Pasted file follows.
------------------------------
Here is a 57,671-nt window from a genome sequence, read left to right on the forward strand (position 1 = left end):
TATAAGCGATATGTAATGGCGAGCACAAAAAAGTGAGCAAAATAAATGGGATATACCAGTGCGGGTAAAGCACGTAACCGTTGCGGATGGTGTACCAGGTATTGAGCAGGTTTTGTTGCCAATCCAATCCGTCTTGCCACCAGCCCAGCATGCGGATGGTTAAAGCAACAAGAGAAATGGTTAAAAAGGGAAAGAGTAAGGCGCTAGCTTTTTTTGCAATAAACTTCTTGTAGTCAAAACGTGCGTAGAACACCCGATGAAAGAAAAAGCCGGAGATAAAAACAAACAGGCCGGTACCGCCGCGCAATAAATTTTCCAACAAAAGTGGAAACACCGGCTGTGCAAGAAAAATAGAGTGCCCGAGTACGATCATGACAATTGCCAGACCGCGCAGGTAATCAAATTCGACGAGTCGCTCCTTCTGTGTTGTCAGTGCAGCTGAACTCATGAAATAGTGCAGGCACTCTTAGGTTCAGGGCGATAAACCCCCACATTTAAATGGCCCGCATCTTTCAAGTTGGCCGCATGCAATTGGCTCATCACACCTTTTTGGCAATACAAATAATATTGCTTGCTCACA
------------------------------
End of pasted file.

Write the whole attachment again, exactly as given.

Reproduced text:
Here is a 57,671-nt window from a genome sequence, read left to right on the forward strand (position 1 = left end):
TATAAGCGATATGTAATGGCGAGCACAAAAAAGTGAGCAAAATAAATGGGATATACCAGTGCGGGTAAAGCACGTAACCGTTGCGGATGGTGTACCAGGTATTGAGCAGGTTTTGTTGCCAATCCAATCCGTCTTGCCACCAGCCCAGCATGCGGATGGTTAAAGCAACAAGAGAAATGGTTAAAAAGGGAAAGAGTAAGGCGCTAGCTTTTTTTGCAATAAACTTCTTGTAGTCAAAACGTGCGTAGAACACCCGATGAAAGAAAAAGCCGGAGATAAAAACAAACAGGCCGGTACCGCCGCGCAATAAATTTTCCAACAAAAGTGGAAACACCGGCTGTGCAAGAAAAATAGAGTGCCCGAGTACGATCATGACAATTGCCAGACCGCGCAGGTAATCAAATTCGACGAGTCGCTCCTTCTGTGTTGTCAGTGCAGCTGAACTCATGAAATAGTGCAGGCACTCTTAGGTTCAGGGCGATAAACCCCCACATTTAAATGGCCCGCATCTTTCAAGTTGGCCGCATGCAATTGGCTCATCACACCTTTTTGGCAATACAAATAATATTGCTTGCTCACA